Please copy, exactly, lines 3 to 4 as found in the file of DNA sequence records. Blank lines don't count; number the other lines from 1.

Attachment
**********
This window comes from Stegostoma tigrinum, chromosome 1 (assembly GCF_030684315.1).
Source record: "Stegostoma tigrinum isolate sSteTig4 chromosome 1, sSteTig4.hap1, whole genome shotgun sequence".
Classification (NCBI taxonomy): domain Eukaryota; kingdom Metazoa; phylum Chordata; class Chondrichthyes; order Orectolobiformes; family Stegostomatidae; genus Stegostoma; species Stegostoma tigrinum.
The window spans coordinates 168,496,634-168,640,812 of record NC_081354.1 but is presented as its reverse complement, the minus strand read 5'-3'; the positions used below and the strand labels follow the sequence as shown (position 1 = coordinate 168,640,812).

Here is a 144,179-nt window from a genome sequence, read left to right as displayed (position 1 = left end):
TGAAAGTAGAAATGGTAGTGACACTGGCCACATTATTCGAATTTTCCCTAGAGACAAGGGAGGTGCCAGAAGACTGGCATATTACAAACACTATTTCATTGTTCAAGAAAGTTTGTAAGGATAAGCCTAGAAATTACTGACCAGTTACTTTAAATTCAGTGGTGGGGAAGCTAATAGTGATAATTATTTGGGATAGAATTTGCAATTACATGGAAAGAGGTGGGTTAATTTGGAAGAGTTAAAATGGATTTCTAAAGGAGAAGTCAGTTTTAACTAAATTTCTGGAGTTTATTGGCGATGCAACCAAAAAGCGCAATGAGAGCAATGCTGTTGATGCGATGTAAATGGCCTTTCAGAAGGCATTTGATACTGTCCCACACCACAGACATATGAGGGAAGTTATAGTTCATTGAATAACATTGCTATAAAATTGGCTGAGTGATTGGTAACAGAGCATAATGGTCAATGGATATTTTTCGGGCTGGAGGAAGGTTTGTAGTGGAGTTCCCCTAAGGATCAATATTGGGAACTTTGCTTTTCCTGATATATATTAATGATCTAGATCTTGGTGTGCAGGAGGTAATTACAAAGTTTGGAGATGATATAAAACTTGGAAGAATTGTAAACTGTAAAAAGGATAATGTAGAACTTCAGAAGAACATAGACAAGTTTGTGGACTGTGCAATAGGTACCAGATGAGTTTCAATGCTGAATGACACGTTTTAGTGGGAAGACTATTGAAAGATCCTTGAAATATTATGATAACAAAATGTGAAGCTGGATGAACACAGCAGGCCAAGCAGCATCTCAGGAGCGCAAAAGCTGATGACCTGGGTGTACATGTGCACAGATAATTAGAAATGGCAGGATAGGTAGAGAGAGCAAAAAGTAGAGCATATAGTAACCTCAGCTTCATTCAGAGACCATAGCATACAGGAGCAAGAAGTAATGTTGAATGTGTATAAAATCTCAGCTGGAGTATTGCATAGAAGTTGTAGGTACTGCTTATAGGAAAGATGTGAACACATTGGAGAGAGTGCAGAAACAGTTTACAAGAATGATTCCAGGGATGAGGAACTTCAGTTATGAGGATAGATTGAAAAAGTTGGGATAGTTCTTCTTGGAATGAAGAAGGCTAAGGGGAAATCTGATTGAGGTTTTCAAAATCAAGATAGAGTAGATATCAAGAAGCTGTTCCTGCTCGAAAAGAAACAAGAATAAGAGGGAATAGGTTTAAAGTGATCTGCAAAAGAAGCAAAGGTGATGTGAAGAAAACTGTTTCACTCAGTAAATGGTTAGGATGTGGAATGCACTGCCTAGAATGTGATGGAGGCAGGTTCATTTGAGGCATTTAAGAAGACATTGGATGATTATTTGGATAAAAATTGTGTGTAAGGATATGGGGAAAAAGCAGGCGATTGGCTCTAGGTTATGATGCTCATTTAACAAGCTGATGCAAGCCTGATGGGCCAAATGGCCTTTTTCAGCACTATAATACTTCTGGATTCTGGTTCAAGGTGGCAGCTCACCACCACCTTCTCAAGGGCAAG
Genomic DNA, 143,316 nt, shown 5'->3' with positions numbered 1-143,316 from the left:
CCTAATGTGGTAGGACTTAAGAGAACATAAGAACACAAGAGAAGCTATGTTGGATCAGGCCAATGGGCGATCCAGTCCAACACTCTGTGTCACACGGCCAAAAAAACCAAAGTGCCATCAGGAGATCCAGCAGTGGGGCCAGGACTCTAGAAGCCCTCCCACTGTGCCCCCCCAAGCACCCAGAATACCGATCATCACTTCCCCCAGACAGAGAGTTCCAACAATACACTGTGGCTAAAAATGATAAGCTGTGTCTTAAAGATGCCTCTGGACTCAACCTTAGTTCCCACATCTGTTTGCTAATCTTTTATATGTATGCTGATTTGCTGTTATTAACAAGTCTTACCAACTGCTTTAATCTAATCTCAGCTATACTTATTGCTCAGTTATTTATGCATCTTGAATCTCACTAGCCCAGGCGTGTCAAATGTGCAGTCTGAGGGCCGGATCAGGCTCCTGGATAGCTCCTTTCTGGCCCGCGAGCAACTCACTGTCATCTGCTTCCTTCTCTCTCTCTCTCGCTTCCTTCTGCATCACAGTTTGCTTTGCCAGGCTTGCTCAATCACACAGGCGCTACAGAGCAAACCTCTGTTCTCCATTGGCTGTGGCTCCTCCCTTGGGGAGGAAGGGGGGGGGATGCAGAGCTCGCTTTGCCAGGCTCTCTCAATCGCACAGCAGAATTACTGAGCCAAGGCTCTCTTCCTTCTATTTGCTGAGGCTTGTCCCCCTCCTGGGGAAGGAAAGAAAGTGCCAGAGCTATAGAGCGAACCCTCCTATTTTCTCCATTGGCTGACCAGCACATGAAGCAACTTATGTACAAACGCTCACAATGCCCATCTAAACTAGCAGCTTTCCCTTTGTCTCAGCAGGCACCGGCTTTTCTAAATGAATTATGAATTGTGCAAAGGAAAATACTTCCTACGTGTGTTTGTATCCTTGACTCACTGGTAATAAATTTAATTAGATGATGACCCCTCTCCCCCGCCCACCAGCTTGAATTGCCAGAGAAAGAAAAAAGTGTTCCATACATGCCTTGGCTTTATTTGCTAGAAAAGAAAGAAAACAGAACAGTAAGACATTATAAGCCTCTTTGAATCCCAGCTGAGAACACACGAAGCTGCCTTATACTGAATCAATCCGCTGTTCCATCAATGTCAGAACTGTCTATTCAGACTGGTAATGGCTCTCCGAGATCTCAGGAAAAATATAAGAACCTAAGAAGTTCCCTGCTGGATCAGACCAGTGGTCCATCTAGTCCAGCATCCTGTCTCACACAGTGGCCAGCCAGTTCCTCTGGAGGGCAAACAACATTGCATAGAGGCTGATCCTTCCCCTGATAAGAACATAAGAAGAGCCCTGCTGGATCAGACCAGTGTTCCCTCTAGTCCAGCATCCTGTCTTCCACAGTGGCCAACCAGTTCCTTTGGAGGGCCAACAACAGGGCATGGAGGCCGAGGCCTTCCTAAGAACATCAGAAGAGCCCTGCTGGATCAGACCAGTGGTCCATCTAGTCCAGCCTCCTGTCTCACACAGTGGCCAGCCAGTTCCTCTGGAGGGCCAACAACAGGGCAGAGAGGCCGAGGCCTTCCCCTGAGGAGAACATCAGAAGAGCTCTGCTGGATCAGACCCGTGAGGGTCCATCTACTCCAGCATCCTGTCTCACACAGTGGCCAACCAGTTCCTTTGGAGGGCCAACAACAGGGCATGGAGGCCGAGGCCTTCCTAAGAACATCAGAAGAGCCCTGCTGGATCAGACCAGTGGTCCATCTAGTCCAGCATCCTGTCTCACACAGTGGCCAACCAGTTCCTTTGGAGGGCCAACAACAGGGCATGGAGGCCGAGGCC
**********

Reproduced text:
Classification (NCBI taxonomy): domain Eukaryota; kingdom Metazoa; phylum Chordata; class Chondrichthyes; order Orectolobiformes; family Stegostomatidae; genus Stegostoma; species Stegostoma tigrinum.
The window spans coordinates 168,496,634-168,640,812 of record NC_081354.1 but is presented as its reverse complement, the minus strand read 5'-3'; the positions used below and the strand labels follow the sequence as shown (position 1 = coordinate 168,640,812).